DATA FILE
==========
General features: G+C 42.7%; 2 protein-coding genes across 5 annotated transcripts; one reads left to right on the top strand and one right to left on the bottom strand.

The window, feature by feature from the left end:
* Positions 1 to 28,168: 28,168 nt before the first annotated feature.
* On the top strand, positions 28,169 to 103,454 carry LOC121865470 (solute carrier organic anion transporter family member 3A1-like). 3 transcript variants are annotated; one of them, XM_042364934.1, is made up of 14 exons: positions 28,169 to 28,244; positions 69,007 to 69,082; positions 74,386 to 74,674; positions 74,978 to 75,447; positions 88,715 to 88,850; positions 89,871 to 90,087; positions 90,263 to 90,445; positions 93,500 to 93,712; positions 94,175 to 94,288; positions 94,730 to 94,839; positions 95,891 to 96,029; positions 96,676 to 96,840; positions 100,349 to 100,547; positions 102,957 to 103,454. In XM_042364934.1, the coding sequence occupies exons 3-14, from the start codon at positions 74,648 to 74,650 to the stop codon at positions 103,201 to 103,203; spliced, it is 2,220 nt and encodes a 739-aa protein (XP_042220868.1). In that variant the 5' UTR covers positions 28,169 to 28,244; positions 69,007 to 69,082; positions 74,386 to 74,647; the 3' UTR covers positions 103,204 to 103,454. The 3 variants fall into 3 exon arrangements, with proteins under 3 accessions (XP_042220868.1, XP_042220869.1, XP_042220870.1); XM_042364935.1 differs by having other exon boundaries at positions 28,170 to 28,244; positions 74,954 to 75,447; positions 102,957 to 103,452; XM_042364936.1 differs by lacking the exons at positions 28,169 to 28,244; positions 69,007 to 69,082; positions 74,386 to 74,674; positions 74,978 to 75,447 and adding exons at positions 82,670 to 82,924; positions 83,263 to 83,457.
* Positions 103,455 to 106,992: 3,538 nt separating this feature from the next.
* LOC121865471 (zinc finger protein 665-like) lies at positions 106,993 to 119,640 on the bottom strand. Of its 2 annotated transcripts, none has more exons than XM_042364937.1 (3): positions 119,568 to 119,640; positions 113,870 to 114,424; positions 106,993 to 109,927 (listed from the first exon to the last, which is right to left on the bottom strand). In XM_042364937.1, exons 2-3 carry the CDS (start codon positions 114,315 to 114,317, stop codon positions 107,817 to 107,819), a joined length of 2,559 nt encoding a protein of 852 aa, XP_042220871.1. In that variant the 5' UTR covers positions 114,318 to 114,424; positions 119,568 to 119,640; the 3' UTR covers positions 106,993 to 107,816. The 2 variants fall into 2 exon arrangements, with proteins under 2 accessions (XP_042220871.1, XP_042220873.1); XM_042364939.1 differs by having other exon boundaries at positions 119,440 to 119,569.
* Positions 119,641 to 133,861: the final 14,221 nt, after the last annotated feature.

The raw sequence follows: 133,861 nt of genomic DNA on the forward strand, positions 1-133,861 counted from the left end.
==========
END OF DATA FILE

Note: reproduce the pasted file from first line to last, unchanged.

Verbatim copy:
General features: G+C 42.7%; 2 protein-coding genes across 5 annotated transcripts; one reads left to right on the top strand and one right to left on the bottom strand.

The window, feature by feature from the left end:
* Positions 1 to 28,168: 28,168 nt before the first annotated feature.
* On the top strand, positions 28,169 to 103,454 carry LOC121865470 (solute carrier organic anion transporter family member 3A1-like). 3 transcript variants are annotated; one of them, XM_042364934.1, is made up of 14 exons: positions 28,169 to 28,244; positions 69,007 to 69,082; positions 74,386 to 74,674; positions 74,978 to 75,447; positions 88,715 to 88,850; positions 89,871 to 90,087; positions 90,263 to 90,445; positions 93,500 to 93,712; positions 94,175 to 94,288; positions 94,730 to 94,839; positions 95,891 to 96,029; positions 96,676 to 96,840; positions 100,349 to 100,547; positions 102,957 to 103,454. In XM_042364934.1, the coding sequence occupies exons 3-14, from the start codon at positions 74,648 to 74,650 to the stop codon at positions 103,201 to 103,203; spliced, it is 2,220 nt and encodes a 739-aa protein (XP_042220868.1). In that variant the 5' UTR covers positions 28,169 to 28,244; positions 69,007 to 69,082; positions 74,386 to 74,647; the 3' UTR covers positions 103,204 to 103,454. The 3 variants fall into 3 exon arrangements, with proteins under 3 accessions (XP_042220868.1, XP_042220869.1, XP_042220870.1); XM_042364935.1 differs by having other exon boundaries at positions 28,170 to 28,244; positions 74,954 to 75,447; positions 102,957 to 103,452; XM_042364936.1 differs by lacking the exons at positions 28,169 to 28,244; positions 69,007 to 69,082; positions 74,386 to 74,674; positions 74,978 to 75,447 and adding exons at positions 82,670 to 82,924; positions 83,263 to 83,457.
* Positions 103,455 to 106,992: 3,538 nt separating this feature from the next.
* LOC121865471 (zinc finger protein 665-like) lies at positions 106,993 to 119,640 on the bottom strand. Of its 2 annotated transcripts, none has more exons than XM_042364937.1 (3): positions 119,568 to 119,640; positions 113,870 to 114,424; positions 106,993 to 109,927 (listed from the first exon to the last, which is right to left on the bottom strand). In XM_042364937.1, exons 2-3 carry the CDS (start codon positions 114,315 to 114,317, stop codon positions 107,817 to 107,819), a joined length of 2,559 nt encoding a protein of 852 aa, XP_042220871.1. In that variant the 5' UTR covers positions 114,318 to 114,424; positions 119,568 to 119,640; the 3' UTR covers positions 106,993 to 107,816. The 2 variants fall into 2 exon arrangements, with proteins under 2 accessions (XP_042220871.1, XP_042220873.1); XM_042364939.1 differs by having other exon boundaries at positions 119,440 to 119,569.
* Positions 119,641 to 133,861: the final 14,221 nt, after the last annotated feature.

The raw sequence follows: 133,861 nt of genomic DNA on the forward strand, positions 1-133,861 counted from the left end.